UNIVERSAL CITY, Calif. --PBS opened this month's press tour, but NBC grabbed the headlines. Not that the peacock network will welcome this kind of publicity. Law & Order: SVU star Richard Belzer, who was appearing before critics yesterday at a panel to promote an upcoming PBS salute to George Carlin, ripped his NBC bosses. He branded their recent decision to give Jay Leno the 10 p.m. slot five nights a week is "a tragedy."
The veteran comedian, always outspoken, was careful not to slight his pal Leno. "I'm not denigrating Jay," he said. "But it shows the network is desperate, it's the last gasp of a dying network."
NBC plans to move Leno to weeknights at 10 starting next season. Leno steps down from the Tonight Show at the end of May, handing off to Conan O'Brien, who takes over Tonight June 1.
The five-nights-a-week Leno Show will potentially save NBC $12- to $15 million a week as it opts out of the 10 p.m. drama business. As Belzer points out, this also puts "thousands of people out of work; actors, producers, crew, wardrobe people. It may be good for comedy in a limited way, but it is a terrible, terrible trend for network television..."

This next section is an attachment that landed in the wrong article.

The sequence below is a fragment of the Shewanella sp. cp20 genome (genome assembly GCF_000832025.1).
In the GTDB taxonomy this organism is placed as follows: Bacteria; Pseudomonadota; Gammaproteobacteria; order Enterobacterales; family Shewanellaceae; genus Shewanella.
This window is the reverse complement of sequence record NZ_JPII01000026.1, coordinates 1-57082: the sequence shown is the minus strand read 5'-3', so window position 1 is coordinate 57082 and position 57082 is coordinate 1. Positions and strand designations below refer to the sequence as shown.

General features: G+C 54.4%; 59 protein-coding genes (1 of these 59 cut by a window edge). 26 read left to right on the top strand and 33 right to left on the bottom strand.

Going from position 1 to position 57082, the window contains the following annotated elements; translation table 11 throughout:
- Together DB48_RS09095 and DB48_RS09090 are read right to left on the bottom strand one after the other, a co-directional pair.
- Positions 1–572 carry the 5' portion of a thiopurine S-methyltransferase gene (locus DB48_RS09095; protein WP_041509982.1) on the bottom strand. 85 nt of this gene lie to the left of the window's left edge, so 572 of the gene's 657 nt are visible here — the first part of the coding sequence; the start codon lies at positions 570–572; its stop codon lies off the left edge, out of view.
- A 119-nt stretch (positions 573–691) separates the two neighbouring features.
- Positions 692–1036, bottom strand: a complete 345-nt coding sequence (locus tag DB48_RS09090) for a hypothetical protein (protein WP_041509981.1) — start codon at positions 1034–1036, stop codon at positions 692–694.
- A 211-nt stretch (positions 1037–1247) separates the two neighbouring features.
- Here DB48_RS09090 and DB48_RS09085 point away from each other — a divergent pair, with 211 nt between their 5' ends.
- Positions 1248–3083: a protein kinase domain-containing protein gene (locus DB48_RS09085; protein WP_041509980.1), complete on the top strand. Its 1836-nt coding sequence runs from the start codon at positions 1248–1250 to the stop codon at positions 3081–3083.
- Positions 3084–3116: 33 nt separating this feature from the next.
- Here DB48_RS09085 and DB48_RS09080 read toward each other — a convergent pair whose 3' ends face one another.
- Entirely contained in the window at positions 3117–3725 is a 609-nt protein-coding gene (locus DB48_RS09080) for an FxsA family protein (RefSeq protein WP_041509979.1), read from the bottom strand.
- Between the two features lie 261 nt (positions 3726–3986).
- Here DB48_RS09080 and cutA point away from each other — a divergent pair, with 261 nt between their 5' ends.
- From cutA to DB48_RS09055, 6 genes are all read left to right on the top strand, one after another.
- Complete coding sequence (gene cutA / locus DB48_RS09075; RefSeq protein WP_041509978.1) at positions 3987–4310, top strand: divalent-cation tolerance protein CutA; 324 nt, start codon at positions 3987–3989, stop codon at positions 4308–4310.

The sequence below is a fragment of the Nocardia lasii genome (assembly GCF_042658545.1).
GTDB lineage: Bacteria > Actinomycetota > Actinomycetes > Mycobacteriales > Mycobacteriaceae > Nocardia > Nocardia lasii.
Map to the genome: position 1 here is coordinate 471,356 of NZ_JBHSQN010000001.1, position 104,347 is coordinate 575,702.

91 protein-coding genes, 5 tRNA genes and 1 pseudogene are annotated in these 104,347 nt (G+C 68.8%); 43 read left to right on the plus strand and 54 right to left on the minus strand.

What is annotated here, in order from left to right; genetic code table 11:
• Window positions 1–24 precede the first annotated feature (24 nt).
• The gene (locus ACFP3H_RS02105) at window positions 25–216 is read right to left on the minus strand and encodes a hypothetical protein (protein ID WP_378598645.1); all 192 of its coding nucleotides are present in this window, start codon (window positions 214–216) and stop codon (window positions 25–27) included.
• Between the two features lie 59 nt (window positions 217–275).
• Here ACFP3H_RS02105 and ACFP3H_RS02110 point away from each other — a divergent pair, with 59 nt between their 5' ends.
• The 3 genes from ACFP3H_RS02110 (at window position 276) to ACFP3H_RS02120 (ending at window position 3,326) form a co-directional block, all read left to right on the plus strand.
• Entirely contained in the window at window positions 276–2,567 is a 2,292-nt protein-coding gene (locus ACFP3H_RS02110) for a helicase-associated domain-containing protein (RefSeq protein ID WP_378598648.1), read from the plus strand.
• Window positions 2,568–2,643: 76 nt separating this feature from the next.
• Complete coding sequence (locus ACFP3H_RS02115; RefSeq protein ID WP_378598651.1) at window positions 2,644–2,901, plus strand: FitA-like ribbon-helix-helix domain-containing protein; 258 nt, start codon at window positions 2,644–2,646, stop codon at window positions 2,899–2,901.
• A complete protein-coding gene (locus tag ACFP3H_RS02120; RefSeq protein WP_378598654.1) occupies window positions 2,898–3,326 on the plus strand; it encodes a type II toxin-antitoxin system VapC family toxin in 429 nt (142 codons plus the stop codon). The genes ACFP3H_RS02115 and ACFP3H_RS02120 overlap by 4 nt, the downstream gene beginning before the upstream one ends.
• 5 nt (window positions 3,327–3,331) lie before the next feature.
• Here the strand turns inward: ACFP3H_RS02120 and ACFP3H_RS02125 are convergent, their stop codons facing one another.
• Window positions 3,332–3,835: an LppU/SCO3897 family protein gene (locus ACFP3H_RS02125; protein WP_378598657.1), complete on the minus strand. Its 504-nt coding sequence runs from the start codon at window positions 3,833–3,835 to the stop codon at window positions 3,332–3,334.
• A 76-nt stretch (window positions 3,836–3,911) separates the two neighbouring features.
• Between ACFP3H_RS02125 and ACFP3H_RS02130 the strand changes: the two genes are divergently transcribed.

Most of NBC's 10 p.m. dramas are not performing well. The big exception is Belzer's show, and he figures that will be moved to 9 p.m. Whether he moves with it may be being debated today at NBC, although Belzer noted he had a contract for a 10th season.
In other press tour news, Sir Ian McKellen was in the house to promote his upcoming production of King Lear on PBS. The celebrated staging airs March 25.
Critics seemed focused on one thing--will McKellen's "Full Monty" nude scene survive the PBS censors? The answer is no. I arrived at press tour too late to witness McKellen's press conference yesterday but go here to read Minnesota Star Tribune critic Neal Justin's lively account of the session.